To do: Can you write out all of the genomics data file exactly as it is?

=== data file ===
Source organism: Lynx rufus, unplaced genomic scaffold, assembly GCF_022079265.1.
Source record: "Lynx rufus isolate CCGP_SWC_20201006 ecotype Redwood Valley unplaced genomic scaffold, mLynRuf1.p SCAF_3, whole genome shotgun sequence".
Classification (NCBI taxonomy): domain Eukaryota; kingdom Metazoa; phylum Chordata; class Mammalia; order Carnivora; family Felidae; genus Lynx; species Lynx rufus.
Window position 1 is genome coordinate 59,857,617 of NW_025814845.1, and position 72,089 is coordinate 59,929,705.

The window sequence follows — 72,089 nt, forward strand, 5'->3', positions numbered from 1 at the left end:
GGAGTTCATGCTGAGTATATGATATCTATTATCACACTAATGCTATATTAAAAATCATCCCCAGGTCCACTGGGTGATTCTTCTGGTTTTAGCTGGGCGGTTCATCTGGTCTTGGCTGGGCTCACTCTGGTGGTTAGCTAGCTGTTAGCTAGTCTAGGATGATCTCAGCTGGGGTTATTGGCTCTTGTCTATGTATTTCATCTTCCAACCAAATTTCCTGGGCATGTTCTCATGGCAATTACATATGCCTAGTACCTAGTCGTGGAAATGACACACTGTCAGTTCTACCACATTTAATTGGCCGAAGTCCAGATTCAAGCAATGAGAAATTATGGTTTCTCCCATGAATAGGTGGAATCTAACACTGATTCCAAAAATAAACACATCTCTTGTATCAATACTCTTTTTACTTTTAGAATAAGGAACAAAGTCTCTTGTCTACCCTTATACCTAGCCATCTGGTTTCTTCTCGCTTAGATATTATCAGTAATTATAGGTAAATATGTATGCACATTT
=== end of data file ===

Source organism: Lynx rufus, unplaced genomic scaffold, assembly GCF_022079265.1.
Source record: "Lynx rufus isolate CCGP_SWC_20201006 ecotype Redwood Valley unplaced genomic scaffold, mLynRuf1.p SCAF_3, whole genome shotgun sequence".
Classification (NCBI taxonomy): domain Eukaryota; kingdom Metazoa; phylum Chordata; class Mammalia; order Carnivora; family Felidae; genus Lynx; species Lynx rufus.
Window position 1 is genome coordinate 59,857,617 of NW_025814845.1, and position 72,089 is coordinate 59,929,705.

The window sequence follows — 72,089 nt, forward strand, 5'->3', positions numbered from 1 at the left end:
GGAGTTCATGCTGAGTATATGATATCTATTATCACACTAATGCTATATTAAAAATCATCCCCAGGTCCACTGGGTGATTCTTCTGGTTTTAGCTGGGCGGTTCATCTGGTCTTGGCTGGGCTCACTCTGGTGGTTAGCTAGCTGTTAGCTAGTCTAGGATGATCTCAGCTGGGGTTATTGGCTCTTGTCTATGTATTTCATCTTCCAACCAAATTTCCTGGGCATGTTCTCATGGCAATTACATATGCCTAGTACCTAGTCGTGGAAATGACACACTGTCAGTTCTACCACATTTAATTGGCCGAAGTCCAGATTCAAGCAATGAGAAATTATGGTTTCTCCCATGAATAGGTGGAATCTAACACTGATTCCAAAAATAAACACATCTCTTGTATCAATACTCTTTTTACTTTTAGAATAAGGAACAAAGTCTCTTGTCTACCCTTATACCTAGCCATCTGGTTTCTTCTCGCTTAGATATTATCAGTAATTATAGGTAAATATGTATGCACATTT